No one would ever call me a perfectionist. I’m more of a big-picture, good-enough kind of person, but my environment, both writing and living, has always been important to me. My personal space has changed over the course of my career, adapting with the changes in my family and my finances. At first, when my children were small, my “space” was a small computer table and steno chair in the family room. My children played games, watched television and invited friends to play while I created and typed away, oblivious to noise, music and, occasionally, minor wounds.

As my family grew and square footage increased through moves and room additions, I graduated to my own office complete with desk and chair, a comfortable couch and, the most wonderful of inventions, a laptop computer which allowed me to move between desk and couch as the mood struck. Over the years, I’ve done away with the desk and straight-backed chair, choosing to, at first, keep files in a cabinet and, eventually, in bookmarked pages on my computer. I’ve come full circle because, now that I’m an emptynester, my office has returned to the family room. I sit in a very deep, comfortable chair, usually cross-legged but, sometimes, with my legs stretched out in front of me on an equally comfortable ottoman.

I love color and my space reflects it. My chair and ottoman are a deep garnet-red. A chest hand painted in gold, black and more red serves as a coffee table for my tea habit and the shelves of my bookcases are painted a dark, lacquered green. Even more than writing, reading is my passion. I surround myself with books, hundreds and hundreds of books, written by authors who inspire me, as well as photos of my family to remind me of my focus, and prints of Ireland and Scotland, the settings for many of my novels.

The idea for IRISH LADY first came about after living for several years in Belfast, Northern Ireland. A country divided by religion and economics for 800 years has more than its share of conflict. Meghann McCarthy escaped the slums of Belfast to become a rich, successful attorney in London. Yet she can never quite banish Ireland from her heart, or forget Michael Devlin, the boy she once loved with a passion that nearly tore her apart. When Michael, a notorious Irish nationalist, is accused of a heinous crime, Meghann agrees to defend him. But even as she jeopardizes her hard-won success, she finds the true power and spirit of the Irish heritage she has too long denied…and the courage to face her love for Michael. Meanwhile, throughout her life, Meghann is regularly visited by visions of her direct ancestor, Nuala O’Donnell, a noblewoman from the 16th century who struggles to keep her husband, legendary hero, Rory O’Donnell, and their land free from English occupation.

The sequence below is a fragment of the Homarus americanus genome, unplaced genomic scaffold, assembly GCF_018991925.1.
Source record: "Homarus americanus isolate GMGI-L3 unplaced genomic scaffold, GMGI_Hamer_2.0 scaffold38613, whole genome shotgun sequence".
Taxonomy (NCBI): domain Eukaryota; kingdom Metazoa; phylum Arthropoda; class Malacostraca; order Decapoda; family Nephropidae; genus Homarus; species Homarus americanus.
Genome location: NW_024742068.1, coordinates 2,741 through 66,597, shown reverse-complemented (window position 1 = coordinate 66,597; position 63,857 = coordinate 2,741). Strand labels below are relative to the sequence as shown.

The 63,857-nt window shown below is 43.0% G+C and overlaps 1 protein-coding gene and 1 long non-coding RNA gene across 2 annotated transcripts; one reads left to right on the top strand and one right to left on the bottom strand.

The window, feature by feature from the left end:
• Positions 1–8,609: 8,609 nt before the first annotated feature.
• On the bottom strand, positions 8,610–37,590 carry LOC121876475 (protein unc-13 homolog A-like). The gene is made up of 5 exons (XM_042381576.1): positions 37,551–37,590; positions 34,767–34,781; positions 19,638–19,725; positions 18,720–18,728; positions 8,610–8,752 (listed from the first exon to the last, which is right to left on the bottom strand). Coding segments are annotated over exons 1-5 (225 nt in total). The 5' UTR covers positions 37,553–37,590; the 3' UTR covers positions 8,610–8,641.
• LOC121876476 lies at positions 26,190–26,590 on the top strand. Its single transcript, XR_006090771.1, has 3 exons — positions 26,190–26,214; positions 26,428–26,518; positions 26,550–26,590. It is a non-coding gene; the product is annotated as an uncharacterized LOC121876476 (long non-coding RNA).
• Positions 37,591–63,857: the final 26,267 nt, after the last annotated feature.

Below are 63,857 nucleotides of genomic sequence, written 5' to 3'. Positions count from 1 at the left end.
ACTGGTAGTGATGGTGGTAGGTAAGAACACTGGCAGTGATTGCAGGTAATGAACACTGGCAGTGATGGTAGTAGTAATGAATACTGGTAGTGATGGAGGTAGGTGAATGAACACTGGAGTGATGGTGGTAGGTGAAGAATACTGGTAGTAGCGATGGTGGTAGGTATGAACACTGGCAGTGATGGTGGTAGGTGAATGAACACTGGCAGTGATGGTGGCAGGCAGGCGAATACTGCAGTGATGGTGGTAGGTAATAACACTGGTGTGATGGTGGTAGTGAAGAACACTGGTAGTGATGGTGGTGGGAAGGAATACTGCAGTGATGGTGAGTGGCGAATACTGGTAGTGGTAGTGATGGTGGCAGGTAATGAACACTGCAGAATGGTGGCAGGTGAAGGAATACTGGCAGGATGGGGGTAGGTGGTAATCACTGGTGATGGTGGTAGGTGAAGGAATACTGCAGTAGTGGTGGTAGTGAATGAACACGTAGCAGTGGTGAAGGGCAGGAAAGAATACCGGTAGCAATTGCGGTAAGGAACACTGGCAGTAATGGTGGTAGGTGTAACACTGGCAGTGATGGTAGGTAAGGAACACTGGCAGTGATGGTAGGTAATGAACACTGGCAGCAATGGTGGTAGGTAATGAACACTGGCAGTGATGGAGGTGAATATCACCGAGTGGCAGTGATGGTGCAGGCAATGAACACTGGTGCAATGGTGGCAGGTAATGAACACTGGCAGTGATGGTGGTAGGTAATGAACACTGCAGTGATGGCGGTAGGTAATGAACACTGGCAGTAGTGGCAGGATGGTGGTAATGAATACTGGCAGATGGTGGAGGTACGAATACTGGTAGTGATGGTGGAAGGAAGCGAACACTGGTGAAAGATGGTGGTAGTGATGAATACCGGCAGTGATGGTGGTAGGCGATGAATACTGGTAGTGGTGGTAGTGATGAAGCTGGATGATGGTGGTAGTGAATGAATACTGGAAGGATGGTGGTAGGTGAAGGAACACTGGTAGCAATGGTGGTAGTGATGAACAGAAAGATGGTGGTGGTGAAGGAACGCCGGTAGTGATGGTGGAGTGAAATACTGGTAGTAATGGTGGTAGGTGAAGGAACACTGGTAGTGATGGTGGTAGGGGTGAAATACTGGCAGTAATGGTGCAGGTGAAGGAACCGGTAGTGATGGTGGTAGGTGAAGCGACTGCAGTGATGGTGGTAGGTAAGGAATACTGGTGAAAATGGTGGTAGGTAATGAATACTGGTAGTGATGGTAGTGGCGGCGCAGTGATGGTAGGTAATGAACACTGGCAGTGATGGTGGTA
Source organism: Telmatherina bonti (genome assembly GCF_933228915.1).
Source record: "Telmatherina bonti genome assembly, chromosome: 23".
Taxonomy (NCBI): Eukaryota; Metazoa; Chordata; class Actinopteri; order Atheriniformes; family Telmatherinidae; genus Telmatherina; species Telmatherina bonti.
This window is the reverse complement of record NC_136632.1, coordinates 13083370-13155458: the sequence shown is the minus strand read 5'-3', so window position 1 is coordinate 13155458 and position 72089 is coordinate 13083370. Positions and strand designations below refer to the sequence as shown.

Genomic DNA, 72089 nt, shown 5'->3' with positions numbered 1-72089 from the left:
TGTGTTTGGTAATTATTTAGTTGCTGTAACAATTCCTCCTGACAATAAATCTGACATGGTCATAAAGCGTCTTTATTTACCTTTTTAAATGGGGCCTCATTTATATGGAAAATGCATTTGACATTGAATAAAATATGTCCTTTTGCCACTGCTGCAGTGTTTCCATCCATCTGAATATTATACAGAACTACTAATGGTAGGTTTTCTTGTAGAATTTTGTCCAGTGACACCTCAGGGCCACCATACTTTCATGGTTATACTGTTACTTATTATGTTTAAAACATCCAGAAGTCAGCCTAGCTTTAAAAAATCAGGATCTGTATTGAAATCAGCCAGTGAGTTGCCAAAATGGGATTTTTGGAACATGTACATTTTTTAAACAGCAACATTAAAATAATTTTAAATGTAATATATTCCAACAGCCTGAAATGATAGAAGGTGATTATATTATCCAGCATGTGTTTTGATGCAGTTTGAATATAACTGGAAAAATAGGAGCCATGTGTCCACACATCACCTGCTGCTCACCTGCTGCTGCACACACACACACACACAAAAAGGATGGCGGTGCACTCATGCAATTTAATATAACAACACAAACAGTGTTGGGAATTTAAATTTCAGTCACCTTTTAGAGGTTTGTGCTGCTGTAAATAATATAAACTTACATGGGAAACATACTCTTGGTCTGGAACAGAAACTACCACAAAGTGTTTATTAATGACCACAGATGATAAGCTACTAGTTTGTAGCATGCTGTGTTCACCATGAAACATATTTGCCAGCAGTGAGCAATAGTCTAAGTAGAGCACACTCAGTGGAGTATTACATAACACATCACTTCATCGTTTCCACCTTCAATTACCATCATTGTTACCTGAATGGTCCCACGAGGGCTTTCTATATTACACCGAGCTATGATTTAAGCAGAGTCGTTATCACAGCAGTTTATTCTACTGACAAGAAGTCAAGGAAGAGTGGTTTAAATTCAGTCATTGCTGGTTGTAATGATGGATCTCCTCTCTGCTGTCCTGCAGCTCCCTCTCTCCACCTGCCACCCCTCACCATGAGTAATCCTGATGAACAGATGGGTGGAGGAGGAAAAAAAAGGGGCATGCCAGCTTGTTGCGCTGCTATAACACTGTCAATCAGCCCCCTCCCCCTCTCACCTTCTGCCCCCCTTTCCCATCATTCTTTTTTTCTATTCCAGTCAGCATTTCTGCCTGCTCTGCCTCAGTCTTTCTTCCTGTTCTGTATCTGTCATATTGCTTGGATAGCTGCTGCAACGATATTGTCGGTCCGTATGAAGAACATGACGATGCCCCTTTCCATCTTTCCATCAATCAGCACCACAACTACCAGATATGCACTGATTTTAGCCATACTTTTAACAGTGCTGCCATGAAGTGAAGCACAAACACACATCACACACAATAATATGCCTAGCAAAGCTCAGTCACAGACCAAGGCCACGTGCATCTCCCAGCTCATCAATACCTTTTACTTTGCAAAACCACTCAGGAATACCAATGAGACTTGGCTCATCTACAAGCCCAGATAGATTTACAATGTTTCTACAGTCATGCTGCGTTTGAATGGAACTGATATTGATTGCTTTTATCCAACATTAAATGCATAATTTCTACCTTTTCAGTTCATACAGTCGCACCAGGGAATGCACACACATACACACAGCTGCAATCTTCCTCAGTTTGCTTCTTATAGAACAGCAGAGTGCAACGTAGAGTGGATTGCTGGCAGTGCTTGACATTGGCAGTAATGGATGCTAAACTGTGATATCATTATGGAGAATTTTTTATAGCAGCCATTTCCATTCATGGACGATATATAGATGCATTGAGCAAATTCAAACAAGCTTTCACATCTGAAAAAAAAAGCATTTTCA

The furniture changes, as well as the size of the space, but comfort, the perfect chair, access to a cozy pot of tea and a wall plug are consistent staples of writing space.

Thanks, Jeanette, for sharing your writing space with us.

To enter for 1 copy of Irish Lady, please leave a comment about how far you would go for love.

If you follow, tweet, Facebook, or otherwise share the giveaway, leave a comment with links for more entries (up to 4 additional entries)

Deadline is Jan. 25, 2012, at 11:59PM EST (US/CANADA)

Dreaming of Mr. Darcy by Victoria Connelly

Dreaming of Mr. Darcy by Victoria Connelly is the second book in her Austen Addicts trilogy, and is a must have in any Austen fan’s collection for its unique set of characters and the clear references to Mr. Darcy, Captain Wentworth, and more.  Starring Kay Ashton, who works in a dead end and thankless job, and she’s surrounded by a unique cast from her mother’s friend and fellow Janeite to the cast of actors that invade her new Bed and Breakfast in Lyme Regis.  Kay finds herself playing Emma Woodhouse on one occasion, only to find her results end up much the same as Emma’s, but all the while, she’s looking for her own dashing hero and trying to rekindle the passion she has for painting.  Beth is the prototypical actress diva who wants all of the attention for herself, and she surrounds herself with the rest of the cast, including the dreamy Oli Wade Owen.  But Gemma is not the typical actress — she’s shy and often in the shadow of her mother, a famed television and movie actress whose career is practically non-existent until she weasels her way into the production of Persuasion, produced and written by Adam.

“It was funny that she should be dreaming about Mr. Darcy, because she’d been drawing Captain Wentworth for the last few weeks now.  Darcy had been the main subject of her last book — a collection of drawings in pen, and watercolour paintings of scenes from Pride and Prejudice.” (page 5 ARC)

There are moments in the novel when Connelly tells the reader of the Austen connection, which could have been left up to the reader to discover, but that is not bothersome when readers are swept away by the antics of Beth to get Oli’s attention or when Kay is berating herself for falling for an actor like Oli when she knows she shouldn’t.  Nana Craig, Adam’s granny, is a hot little ticket with her poking and prodding of Adam in the right direction to get his love life moving, and she has some choice advice for Kay as well.  Living in Lyme is not as romantic as Kay imagined, but her imagination sometimes runs away with her and gets overblown in more ways than one.  Readers will get the idea that she hasn’t lived much of her life outside the covers of an Austen novel the way she goes on, but its always in fun and helps liven up the interactions she has with her star guests.